Senior midfielder Aisha Price and the rest of the Crimson attack will need to be firing on all cylinders if the squad hopes to pick up its first conference victory on the road against Penn. Harvard has yet to lose an away game this season, while Penn currently sits 2-1 at home on Rhodes Field.
After a lopsided 8-1 loss to crosstown rival Boston College last Saturday, the Harvard women’s soccer team hits the road this weekend looking to set its season back on track.
The Crimson (3-2-1) opens Ivy League play on Friday, when they travel down to the University of Pennsylvania (3-3-0) to battle the Quakers in front of their home crowd on Rhodes Field.
Both teams have had successful starts to their 2012 campaigns and will be looking for a key win against an Ancient Eight rival.
“It’s extremely important to bounce back [after last week’s game against BC],” freshman Emily Mosbacher said. “It was a tough loss, but it’s made us stronger as a team for it. We were able to learn a lot about our playing style, what works and what doesn’t.”
Going into Friday’s game, the two teams already have a long history. Last season, Harvard handed the Quakers one of their only two losses, subsequently snatching its tenth Ivy League title.
The Crimson leads the all-time overall contest, 16-5-2, and has won two of the last five meetings between the teams, with one of those wins coming in the conference season opener last year.
Entering this match, Harvard is stressing the effect that a win will have on the rest of its season.
“It’s definitely a big game,” senior Aisha Price said. “We’ve talked a lot about how starting on Friday, it’s a new season, it’s the Ivy League season. We want to come out and start with a bang, but at the same time we’re trying to take it one game at a time and go as hard as we can for every game.”
Despite the loss to the Eagles last weekend, the Crimson has had a successful start to its campaign, grabbing two vital wins on the road against Colgate and Quinnipiac.
Penn is currently coming off a double-overtime win over Sacramento State, snapping a three game mini-slide that saw the Quakers outscored, 4-0.
Offensively, Harvard has shown an array of options, with nine different players finding the back of the net and the offense averaging two goals a game. Senior Taryn Kurcz, who is also a Crimson sports editor, currently leads the Crimson with three goals, while junior co-captain Peyton Johnson has contributed one goal and four assists. Junior Elizabeth Weisman has also tallied two goals and one assist.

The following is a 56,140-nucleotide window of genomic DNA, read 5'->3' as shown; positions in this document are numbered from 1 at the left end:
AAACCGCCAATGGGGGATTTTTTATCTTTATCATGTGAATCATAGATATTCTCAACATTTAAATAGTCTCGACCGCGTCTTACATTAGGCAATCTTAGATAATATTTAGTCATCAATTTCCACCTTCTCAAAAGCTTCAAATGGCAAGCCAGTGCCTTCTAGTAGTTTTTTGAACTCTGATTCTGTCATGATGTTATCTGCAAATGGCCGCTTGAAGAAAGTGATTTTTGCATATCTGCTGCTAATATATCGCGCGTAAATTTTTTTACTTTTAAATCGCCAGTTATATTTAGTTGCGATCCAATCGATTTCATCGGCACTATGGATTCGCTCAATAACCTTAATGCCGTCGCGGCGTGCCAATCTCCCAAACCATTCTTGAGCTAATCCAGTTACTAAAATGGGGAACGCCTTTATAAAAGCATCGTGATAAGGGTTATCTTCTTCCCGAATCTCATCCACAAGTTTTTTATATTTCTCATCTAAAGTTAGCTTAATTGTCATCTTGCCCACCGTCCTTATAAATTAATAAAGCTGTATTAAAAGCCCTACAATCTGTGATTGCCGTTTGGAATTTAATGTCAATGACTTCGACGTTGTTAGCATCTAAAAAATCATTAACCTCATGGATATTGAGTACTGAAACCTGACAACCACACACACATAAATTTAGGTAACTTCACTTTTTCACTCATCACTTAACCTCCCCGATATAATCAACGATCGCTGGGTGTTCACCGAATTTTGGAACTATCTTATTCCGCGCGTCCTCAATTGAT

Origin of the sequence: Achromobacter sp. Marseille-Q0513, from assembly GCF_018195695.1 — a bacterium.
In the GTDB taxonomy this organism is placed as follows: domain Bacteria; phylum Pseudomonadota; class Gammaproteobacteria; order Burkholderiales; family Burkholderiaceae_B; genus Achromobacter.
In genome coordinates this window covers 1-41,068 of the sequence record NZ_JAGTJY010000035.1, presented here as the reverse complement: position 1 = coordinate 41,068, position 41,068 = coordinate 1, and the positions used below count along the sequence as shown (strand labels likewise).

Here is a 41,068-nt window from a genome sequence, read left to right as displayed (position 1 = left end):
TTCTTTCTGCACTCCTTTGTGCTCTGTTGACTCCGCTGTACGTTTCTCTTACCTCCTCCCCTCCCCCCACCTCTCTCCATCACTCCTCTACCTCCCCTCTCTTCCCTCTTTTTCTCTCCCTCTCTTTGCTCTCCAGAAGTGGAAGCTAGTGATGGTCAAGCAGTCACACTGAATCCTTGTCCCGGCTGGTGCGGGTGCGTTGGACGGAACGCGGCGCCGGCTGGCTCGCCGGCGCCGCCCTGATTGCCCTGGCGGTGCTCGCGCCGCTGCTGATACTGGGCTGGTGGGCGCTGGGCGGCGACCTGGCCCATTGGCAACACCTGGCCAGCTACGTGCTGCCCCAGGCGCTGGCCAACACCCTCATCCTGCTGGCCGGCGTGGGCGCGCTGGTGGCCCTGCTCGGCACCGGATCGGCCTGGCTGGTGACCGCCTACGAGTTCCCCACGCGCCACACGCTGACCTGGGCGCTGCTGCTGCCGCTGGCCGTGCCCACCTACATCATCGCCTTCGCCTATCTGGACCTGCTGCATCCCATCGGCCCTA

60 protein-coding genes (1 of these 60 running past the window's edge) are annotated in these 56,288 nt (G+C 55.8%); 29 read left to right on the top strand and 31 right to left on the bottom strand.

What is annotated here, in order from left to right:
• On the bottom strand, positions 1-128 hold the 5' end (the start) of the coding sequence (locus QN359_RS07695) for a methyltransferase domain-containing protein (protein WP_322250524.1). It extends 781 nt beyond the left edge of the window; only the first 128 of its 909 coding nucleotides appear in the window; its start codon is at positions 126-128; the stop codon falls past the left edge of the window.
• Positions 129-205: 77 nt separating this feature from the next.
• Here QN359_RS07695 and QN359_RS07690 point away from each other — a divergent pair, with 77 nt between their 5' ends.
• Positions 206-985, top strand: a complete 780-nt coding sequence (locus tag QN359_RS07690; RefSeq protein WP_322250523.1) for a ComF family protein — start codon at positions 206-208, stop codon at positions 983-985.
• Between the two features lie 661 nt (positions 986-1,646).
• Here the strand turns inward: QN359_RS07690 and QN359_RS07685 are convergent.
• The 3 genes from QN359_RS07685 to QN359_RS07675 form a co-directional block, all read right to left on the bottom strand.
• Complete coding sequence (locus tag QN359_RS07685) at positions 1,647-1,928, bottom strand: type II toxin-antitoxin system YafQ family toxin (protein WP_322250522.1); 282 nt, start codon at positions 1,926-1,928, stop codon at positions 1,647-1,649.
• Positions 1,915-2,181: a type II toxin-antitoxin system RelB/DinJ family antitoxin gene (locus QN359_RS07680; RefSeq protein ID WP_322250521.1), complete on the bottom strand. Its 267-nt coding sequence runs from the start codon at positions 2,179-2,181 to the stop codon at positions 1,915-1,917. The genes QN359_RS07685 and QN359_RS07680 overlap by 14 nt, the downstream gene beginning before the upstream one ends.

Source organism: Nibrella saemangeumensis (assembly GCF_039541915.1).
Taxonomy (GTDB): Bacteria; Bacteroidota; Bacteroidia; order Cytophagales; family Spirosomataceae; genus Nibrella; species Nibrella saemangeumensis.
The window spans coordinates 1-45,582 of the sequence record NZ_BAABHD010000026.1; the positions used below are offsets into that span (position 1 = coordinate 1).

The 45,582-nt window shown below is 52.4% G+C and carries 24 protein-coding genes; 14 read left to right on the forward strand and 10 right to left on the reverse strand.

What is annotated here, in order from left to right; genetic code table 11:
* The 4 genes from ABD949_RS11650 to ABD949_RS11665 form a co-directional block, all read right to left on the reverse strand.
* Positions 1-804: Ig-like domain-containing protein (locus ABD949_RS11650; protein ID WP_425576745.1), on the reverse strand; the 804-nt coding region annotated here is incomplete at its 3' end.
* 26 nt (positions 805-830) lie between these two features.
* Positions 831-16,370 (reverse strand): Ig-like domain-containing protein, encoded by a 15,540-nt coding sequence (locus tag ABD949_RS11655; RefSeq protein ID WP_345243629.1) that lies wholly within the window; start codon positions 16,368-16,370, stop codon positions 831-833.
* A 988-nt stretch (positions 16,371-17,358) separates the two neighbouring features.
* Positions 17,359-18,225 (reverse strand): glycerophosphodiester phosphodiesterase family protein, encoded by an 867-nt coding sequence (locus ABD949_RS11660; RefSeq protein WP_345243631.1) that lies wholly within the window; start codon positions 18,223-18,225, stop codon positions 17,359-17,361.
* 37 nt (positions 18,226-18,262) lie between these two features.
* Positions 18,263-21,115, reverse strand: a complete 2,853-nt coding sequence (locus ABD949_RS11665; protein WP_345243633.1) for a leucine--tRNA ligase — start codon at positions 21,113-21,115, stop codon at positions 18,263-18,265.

The team’s first years have proved their mettle thus far this season. Mosbacher and classmates midfielder Haley Washburn and forward Lauren Varela have each chipped in a goal for Harvard this season.
Heading into Friday’s contest, Harvard has the advantage in shots per game, averaging 16.2 to Penn’s 13.5.The Crimson’s defense has also been steady thus far this season, anchored by sophomore Bethany Kanten in the net. Kanten has started in all six games, posting 28 saves, a 71.8 save percentage, and a 2.11 goals-against average.
Kanten is set to face a well-balanced Quaker offense. Each of Penn’s seven goals this season have come from different players.
Freshman Erin Mikolai and juniors Kerry Scalora and Brianna Rano have each scored game-winning goals. Scalora has also tallied an assist on the season, and leads Penn in shots, with 16.
On defense for the Quakers, senior Sarah Banks has played every minute in goal, posting 20 saves, a 74.1 save percentage, and a 1.14 goals-against average.
Harvard thus far has been undefeated on the road, outscoring its opponents, 8-1, with victories at Massachusetts, Colgate, and Quinnipiac. Penn has gone 2-1, playing in front of its home crowd at Rhodes Field.
Both teams have struggled with getting hot early in the game.
With the Crimson scoring nine of its 12 goals in the second half and the Quakers only seeing one of its seven goals come during the first period, Harvard and Penn will both be seeking score and gain momentum early.
“Penn is a really strong team, especially to have to play away,” Mosbacher said. “Knowing that, we’re ready for whatever they bring.”